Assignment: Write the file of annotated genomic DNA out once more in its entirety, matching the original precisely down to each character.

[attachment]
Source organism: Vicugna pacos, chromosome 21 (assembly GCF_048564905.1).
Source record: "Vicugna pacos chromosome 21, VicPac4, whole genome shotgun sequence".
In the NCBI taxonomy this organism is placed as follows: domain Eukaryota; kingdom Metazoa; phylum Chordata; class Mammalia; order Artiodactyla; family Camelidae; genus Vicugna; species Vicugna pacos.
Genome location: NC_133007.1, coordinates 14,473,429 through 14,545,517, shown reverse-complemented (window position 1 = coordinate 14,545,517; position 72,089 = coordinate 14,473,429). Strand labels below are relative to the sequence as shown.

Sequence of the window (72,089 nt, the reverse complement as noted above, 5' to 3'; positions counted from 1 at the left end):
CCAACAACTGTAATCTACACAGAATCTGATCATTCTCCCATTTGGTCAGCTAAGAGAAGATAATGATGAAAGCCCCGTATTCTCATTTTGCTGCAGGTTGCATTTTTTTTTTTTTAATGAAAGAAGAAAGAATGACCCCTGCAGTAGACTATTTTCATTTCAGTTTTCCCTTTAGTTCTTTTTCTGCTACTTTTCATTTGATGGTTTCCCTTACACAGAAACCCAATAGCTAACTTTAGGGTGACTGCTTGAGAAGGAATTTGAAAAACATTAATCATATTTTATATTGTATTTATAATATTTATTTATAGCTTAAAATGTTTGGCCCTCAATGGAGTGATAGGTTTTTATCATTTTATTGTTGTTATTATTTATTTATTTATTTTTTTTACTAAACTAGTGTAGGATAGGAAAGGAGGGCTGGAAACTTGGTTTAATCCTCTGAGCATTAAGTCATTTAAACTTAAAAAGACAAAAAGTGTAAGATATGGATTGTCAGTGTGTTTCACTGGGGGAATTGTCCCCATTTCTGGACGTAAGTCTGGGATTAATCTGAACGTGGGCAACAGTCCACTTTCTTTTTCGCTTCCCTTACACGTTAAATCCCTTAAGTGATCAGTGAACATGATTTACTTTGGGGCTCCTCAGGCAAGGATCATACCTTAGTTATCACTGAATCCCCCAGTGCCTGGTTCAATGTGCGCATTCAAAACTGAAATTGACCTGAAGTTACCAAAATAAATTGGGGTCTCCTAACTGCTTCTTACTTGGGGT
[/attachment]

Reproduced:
Source organism: Vicugna pacos, chromosome 21 (assembly GCF_048564905.1).
Source record: "Vicugna pacos chromosome 21, VicPac4, whole genome shotgun sequence".
In the NCBI taxonomy this organism is placed as follows: domain Eukaryota; kingdom Metazoa; phylum Chordata; class Mammalia; order Artiodactyla; family Camelidae; genus Vicugna; species Vicugna pacos.
Genome location: NC_133007.1, coordinates 14,473,429 through 14,545,517, shown reverse-complemented (window position 1 = coordinate 14,545,517; position 72,089 = coordinate 14,473,429). Strand labels below are relative to the sequence as shown.

Sequence of the window (72,089 nt, the reverse complement as noted above, 5' to 3'; positions counted from 1 at the left end):
CCAACAACTGTAATCTACACAGAATCTGATCATTCTCCCATTTGGTCAGCTAAGAGAAGATAATGATGAAAGCCCCGTATTCTCATTTTGCTGCAGGTTGCATTTTTTTTTTTTTAATGAAAGAAGAAAGAATGACCCCTGCAGTAGACTATTTTCATTTCAGTTTTCCCTTTAGTTCTTTTTCTGCTACTTTTCATTTGATGGTTTCCCTTACACAGAAACCCAATAGCTAACTTTAGGGTGACTGCTTGAGAAGGAATTTGAAAAACATTAATCATATTTTATATTGTATTTATAATATTTATTTATAGCTTAAAATGTTTGGCCCTCAATGGAGTGATAGGTTTTTATCATTTTATTGTTGTTATTATTTATTTATTTATTTTTTTTACTAAACTAGTGTAGGATAGGAAAGGAGGGCTGGAAACTTGGTTTAATCCTCTGAGCATTAAGTCATTTAAACTTAAAAAGACAAAAAGTGTAAGATATGGATTGTCAGTGTGTTTCACTGGGGGAATTGTCCCCATTTCTGGACGTAAGTCTGGGATTAATCTGAACGTGGGCAACAGTCCACTTTCTTTTTCGCTTCCCTTACACGTTAAATCCCTTAAGTGATCAGTGAACATGATTTACTTTGGGGCTCCTCAGGCAAGGATCATACCTTAGTTATCACTGAATCCCCCAGTGCCTGGTTCAATGTGCGCATTCAAAACTGAAATTGACCTGAAGTTACCAAAATAAATTGGGGTCTCCTAACTGCTTCTTACTTGGGGT